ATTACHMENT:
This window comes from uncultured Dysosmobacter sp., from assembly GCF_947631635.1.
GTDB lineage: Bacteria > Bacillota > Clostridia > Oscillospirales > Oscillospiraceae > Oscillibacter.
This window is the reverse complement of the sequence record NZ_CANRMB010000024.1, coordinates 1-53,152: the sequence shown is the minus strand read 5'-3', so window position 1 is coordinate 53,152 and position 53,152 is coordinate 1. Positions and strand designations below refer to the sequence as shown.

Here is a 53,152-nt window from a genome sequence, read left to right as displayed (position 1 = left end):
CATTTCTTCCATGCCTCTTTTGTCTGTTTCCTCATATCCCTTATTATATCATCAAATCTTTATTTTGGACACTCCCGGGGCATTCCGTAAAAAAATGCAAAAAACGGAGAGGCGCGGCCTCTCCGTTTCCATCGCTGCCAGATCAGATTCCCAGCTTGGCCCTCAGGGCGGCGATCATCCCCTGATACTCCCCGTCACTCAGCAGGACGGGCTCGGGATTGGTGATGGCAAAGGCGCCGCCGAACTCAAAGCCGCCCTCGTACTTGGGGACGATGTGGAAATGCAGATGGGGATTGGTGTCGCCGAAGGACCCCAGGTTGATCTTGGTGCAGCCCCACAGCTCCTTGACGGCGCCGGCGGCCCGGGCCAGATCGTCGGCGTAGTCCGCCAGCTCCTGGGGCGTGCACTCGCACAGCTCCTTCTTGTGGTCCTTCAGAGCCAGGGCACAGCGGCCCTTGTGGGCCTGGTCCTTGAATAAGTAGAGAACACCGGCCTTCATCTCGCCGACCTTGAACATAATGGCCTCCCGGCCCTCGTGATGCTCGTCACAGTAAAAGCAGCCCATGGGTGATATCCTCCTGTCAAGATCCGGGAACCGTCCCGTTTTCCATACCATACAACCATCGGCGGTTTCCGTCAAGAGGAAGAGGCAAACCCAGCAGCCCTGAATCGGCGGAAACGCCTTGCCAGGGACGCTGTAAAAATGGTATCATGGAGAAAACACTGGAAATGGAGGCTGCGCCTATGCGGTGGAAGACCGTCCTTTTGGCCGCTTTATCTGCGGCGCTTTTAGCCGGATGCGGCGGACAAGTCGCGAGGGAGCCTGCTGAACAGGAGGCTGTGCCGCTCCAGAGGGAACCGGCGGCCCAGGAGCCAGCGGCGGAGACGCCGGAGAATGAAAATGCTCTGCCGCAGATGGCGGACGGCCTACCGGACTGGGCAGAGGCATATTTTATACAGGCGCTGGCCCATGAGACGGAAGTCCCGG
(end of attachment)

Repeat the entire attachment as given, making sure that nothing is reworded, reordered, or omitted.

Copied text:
This window comes from uncultured Dysosmobacter sp., from assembly GCF_947631635.1.
GTDB lineage: Bacteria > Bacillota > Clostridia > Oscillospirales > Oscillospiraceae > Oscillibacter.
This window is the reverse complement of the sequence record NZ_CANRMB010000024.1, coordinates 1-53,152: the sequence shown is the minus strand read 5'-3', so window position 1 is coordinate 53,152 and position 53,152 is coordinate 1. Positions and strand designations below refer to the sequence as shown.

Here is a 53,152-nt window from a genome sequence, read left to right as displayed (position 1 = left end):
CATTTCTTCCATGCCTCTTTTGTCTGTTTCCTCATATCCCTTATTATATCATCAAATCTTTATTTTGGACACTCCCGGGGCATTCCGTAAAAAAATGCAAAAAACGGAGAGGCGCGGCCTCTCCGTTTCCATCGCTGCCAGATCAGATTCCCAGCTTGGCCCTCAGGGCGGCGATCATCCCCTGATACTCCCCGTCACTCAGCAGGACGGGCTCGGGATTGGTGATGGCAAAGGCGCCGCCGAACTCAAAGCCGCCCTCGTACTTGGGGACGATGTGGAAATGCAGATGGGGATTGGTGTCGCCGAAGGACCCCAGGTTGATCTTGGTGCAGCCCCACAGCTCCTTGACGGCGCCGGCGGCCCGGGCCAGATCGTCGGCGTAGTCCGCCAGCTCCTGGGGCGTGCACTCGCACAGCTCCTTCTTGTGGTCCTTCAGAGCCAGGGCACAGCGGCCCTTGTGGGCCTGGTCCTTGAATAAGTAGAGAACACCGGCCTTCATCTCGCCGACCTTGAACATAATGGCCTCCCGGCCCTCGTGATGCTCGTCACAGTAAAAGCAGCCCATGGGTGATATCCTCCTGTCAAGATCCGGGAACCGTCCCGTTTTCCATACCATACAACCATCGGCGGTTTCCGTCAAGAGGAAGAGGCAAACCCAGCAGCCCTGAATCGGCGGAAACGCCTTGCCAGGGACGCTGTAAAAATGGTATCATGGAGAAAACACTGGAAATGGAGGCTGCGCCTATGCGGTGGAAGACCGTCCTTTTGGCCGCTTTATCTGCGGCGCTTTTAGCCGGATGCGGCGGACAAGTCGCGAGGGAGCCTGCTGAACAGGAGGCTGTGCCGCTCCAGAGGGAACCGGCGGCCCAGGAGCCAGCGGCGGAGACGCCGGAGAATGAAAATGCTCTGCCGCAGATGGCGGACGGCCTACCGGACTGGGCAGAGGCATATTTTATACAGGCGCTGGCCCATGAGACGGAAGTCCCGG